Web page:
My candidate is hodge-podge. hodgepodge (countable and uncountable, plural hodgepodges) A collection of miscellaneous things; a jumble. His latest sculpture is a hodgepodge of kitchen clutter and scrap glued together. In fact, all his recent pieces have been similar hodgepodges. 1653, Izaak Walton, The Compleat Angler Man's life is ...
Concoction — Vocabulary A concoction is a curious mixture of things, like a bunch of liquids stirred in a cup, or the elaborate and unbelievable story you make up to explain not finishing your homework. Mix eight different liquids in a glass and you've got a concoction. Scientists create concoctions of chemicals in test tubes, and a bicycle ...
In this instance you could say that the joke "went down like a lead balloon" or "missed the mark" (although the latter could imply that it was in poor taste as well as not being funny). It's worth noting that neither idiom is specific to jokes.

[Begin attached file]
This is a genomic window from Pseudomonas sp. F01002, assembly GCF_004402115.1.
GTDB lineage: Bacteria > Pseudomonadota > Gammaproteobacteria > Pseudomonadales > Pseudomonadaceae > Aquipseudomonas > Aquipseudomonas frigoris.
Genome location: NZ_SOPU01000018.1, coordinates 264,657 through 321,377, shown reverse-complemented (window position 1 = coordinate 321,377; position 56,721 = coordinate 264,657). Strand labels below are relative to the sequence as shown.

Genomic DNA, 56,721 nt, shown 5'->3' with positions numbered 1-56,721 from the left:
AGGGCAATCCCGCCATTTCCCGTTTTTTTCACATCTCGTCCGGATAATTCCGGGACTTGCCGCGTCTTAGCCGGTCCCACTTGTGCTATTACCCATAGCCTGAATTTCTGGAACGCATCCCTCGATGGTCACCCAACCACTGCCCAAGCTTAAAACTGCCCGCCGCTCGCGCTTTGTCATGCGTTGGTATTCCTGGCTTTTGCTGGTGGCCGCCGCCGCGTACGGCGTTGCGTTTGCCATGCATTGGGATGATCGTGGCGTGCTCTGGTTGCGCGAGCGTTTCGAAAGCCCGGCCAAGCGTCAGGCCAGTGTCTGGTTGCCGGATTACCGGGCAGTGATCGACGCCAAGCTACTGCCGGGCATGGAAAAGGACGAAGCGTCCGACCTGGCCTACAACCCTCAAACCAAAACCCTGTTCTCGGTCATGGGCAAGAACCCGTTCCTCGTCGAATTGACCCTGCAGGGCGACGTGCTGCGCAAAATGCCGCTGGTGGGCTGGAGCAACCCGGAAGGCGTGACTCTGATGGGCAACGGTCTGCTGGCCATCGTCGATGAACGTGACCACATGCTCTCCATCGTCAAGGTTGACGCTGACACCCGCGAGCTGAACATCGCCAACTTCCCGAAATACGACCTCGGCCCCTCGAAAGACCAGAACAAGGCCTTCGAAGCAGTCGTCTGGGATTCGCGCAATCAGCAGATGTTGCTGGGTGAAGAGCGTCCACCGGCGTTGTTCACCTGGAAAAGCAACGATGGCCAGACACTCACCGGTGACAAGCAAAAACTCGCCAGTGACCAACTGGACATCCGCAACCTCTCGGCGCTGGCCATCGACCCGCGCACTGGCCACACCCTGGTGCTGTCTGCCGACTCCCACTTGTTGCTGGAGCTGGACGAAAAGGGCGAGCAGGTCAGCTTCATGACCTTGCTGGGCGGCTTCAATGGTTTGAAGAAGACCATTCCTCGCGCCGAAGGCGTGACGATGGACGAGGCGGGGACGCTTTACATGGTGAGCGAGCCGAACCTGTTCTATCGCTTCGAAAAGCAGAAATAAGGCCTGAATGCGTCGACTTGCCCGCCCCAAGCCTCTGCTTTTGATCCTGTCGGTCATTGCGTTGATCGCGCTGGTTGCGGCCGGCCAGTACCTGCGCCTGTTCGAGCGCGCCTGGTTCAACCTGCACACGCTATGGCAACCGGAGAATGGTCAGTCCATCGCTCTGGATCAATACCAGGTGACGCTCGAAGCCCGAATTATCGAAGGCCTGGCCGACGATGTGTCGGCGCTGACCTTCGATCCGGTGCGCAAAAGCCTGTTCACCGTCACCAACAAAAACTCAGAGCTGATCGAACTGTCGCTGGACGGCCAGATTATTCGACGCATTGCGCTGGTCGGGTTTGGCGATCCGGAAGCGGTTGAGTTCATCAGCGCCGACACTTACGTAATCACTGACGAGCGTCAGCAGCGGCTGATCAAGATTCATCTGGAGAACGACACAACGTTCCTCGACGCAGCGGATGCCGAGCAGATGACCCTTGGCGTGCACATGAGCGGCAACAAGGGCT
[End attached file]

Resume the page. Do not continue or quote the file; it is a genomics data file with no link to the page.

You could say the punchline was tepid, or one of its many synonymns: (especially of a liquid) only slightly warm; lukewarm. synonyms: lukewarm, warmish, slightly warm; at room temperature "tepid water" showing little enthusiasm. "the applause was tepid" synonyms: unenthusiastic, apathetic, muted, halfhearted, so-so, 'comme ci, ...
You could say "a soft touch", but this is a more general characteristic meaning that the person is easily tricked or taken advantage of, and doesn't capture the "one side of a specific relationship" aspect. http://www.dictionary.com/browse/soft-touch 1. a person who is easily convinced, especially to give or lend money: 2. a person who is easily ...
Lickspittle is somewhat less vulgar, without getting too nice about the matter. Wiktionary: A fawning toady; a base sycophant.